If Havaiki were to add a solar hot water heater, they would easily be the best small pension in all of Polynesia. The setting is exquisite on a small white sand beach. Your bungalow is within arm's reach of the gorgeous turquoise water. The fabulous view faces the pass and the sunset. Each bungalow has a small and large bed, porch, private cold water bath and is simply but lovingly decorated. We had no bug problems but mosquito nets are provided. Kayaks and bikes are free to guests. Snorkeling right out the door is decent. There are nice touches like a drying rack on each porch. I could go on for days about the food: whole mahi mahi, roast lamb, fresh parrot fish, all with exquisite sauces, pasta carbonara, homemade soup, each meal better than the last. Desserts were on the simple side. Clothilde and Joachim run a pearl farm and will let you watch whatever process is underway. When we were there, they had tons of "D" quality pearls for $6 each, and good prices on very high quality ones, but not much to choose from in the middle. Night life consists of the sunset accompanied by Clothilde's potent rum punch. Word to the wise: rinse off your beach chair first thing - thier adorable boxer "Cassis" is a sweetie but has the unfortunate habit of peeing on them.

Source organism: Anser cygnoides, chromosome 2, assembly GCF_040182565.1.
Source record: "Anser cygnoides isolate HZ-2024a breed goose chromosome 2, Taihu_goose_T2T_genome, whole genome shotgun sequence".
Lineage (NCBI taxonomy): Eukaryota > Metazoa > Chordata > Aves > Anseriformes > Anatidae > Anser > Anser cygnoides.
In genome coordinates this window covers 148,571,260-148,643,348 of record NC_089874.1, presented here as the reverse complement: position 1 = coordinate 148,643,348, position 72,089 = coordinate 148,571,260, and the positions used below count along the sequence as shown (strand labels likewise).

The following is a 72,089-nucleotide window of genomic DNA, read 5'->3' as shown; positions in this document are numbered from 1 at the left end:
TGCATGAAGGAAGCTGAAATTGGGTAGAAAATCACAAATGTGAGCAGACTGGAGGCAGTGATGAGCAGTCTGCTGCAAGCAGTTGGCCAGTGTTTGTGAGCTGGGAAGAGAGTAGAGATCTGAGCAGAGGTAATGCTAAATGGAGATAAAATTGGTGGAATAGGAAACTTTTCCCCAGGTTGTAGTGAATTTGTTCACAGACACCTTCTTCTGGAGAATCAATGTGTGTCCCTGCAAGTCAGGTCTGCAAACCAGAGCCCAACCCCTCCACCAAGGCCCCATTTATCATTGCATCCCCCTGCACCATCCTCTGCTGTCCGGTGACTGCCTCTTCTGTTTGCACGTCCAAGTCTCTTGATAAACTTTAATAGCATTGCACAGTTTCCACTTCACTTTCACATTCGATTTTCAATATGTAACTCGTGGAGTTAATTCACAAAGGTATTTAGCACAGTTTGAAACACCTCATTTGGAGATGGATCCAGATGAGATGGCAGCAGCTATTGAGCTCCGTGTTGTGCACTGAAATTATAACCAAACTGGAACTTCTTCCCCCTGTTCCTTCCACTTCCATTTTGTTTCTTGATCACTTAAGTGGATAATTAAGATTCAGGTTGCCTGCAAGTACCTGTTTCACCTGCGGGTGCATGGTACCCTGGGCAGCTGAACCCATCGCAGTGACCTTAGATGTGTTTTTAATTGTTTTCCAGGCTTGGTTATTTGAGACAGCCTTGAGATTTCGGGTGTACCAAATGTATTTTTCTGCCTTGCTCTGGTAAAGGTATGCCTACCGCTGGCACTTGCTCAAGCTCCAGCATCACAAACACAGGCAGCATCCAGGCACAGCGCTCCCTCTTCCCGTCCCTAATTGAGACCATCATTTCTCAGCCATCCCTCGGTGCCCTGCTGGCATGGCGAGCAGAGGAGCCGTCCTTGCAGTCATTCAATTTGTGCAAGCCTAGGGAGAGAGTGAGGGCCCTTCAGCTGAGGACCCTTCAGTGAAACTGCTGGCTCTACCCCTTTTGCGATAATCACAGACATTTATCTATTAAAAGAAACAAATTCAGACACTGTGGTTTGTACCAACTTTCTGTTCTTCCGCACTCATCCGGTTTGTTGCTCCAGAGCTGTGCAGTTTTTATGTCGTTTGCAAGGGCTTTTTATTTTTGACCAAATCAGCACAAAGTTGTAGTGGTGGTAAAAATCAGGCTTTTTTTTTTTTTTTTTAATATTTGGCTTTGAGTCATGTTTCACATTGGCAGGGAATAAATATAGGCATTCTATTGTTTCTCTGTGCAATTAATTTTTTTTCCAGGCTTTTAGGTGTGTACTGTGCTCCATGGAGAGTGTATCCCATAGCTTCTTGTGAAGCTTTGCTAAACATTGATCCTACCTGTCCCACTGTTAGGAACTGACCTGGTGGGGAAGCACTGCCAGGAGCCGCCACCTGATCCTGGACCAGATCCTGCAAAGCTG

Re getting there: Don't take the weekly Hawaiian Air flight from Honolulu. They stranded us for FOUR DAYS on the return. On day #2, they actually woke up a planeful of people at 2am, put them on the aircraft for a 5am "departure" only to announce that the part was not yet in Tahiti and probably wouldn't be for two more days!! I got my self out of there on the next Air Tahiti Nui flight (night flights meant I was only awake for 48 hours unlike alot of my fellow strandees) and am eagerly awaiting the many first class round trip tickets Hawaiian is no doubt busily printing.
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Note: The information here was reported by the author above, but has NOT been reviewed nor edited by Undercurrent prior to posting on our website. Please report any major problems by writing to us and referencing the report number above.